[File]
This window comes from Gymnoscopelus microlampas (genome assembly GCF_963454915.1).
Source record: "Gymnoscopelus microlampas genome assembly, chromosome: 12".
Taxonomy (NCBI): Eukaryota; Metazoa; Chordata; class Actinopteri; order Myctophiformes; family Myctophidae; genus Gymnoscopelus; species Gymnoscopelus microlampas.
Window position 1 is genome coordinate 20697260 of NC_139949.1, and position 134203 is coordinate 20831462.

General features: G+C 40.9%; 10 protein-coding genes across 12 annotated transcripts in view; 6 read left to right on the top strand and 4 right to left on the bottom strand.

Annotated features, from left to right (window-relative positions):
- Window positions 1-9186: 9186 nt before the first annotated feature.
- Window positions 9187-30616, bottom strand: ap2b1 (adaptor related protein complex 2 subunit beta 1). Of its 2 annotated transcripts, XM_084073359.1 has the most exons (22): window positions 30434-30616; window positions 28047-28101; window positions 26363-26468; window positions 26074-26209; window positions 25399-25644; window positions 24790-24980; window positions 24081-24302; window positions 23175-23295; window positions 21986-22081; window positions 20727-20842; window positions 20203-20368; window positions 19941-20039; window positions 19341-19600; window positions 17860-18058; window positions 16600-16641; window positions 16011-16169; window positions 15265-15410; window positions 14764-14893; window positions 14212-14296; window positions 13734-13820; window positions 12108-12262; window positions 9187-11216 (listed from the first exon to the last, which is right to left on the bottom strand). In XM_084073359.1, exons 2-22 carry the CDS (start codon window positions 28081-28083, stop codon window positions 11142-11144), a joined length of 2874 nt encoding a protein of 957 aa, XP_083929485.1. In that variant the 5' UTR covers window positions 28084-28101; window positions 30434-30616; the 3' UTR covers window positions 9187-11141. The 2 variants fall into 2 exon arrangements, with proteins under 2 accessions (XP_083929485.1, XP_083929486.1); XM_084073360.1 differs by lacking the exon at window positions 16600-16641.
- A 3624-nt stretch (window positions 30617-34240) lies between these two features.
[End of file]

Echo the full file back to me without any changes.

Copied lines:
This window comes from Gymnoscopelus microlampas (genome assembly GCF_963454915.1).
Source record: "Gymnoscopelus microlampas genome assembly, chromosome: 12".
Taxonomy (NCBI): Eukaryota; Metazoa; Chordata; class Actinopteri; order Myctophiformes; family Myctophidae; genus Gymnoscopelus; species Gymnoscopelus microlampas.
Window position 1 is genome coordinate 20697260 of NC_139949.1, and position 134203 is coordinate 20831462.

General features: G+C 40.9%; 10 protein-coding genes across 12 annotated transcripts in view; 6 read left to right on the top strand and 4 right to left on the bottom strand.

Annotated features, from left to right (window-relative positions):
- Window positions 1-9186: 9186 nt before the first annotated feature.
- Window positions 9187-30616, bottom strand: ap2b1 (adaptor related protein complex 2 subunit beta 1). Of its 2 annotated transcripts, XM_084073359.1 has the most exons (22): window positions 30434-30616; window positions 28047-28101; window positions 26363-26468; window positions 26074-26209; window positions 25399-25644; window positions 24790-24980; window positions 24081-24302; window positions 23175-23295; window positions 21986-22081; window positions 20727-20842; window positions 20203-20368; window positions 19941-20039; window positions 19341-19600; window positions 17860-18058; window positions 16600-16641; window positions 16011-16169; window positions 15265-15410; window positions 14764-14893; window positions 14212-14296; window positions 13734-13820; window positions 12108-12262; window positions 9187-11216 (listed from the first exon to the last, which is right to left on the bottom strand). In XM_084073359.1, exons 2-22 carry the CDS (start codon window positions 28081-28083, stop codon window positions 11142-11144), a joined length of 2874 nt encoding a protein of 957 aa, XP_083929485.1. In that variant the 5' UTR covers window positions 28084-28101; window positions 30434-30616; the 3' UTR covers window positions 9187-11141. The 2 variants fall into 2 exon arrangements, with proteins under 2 accessions (XP_083929485.1, XP_083929486.1); XM_084073360.1 differs by lacking the exon at window positions 16600-16641.
- A 3624-nt stretch (window positions 30617-34240) lies between these two features.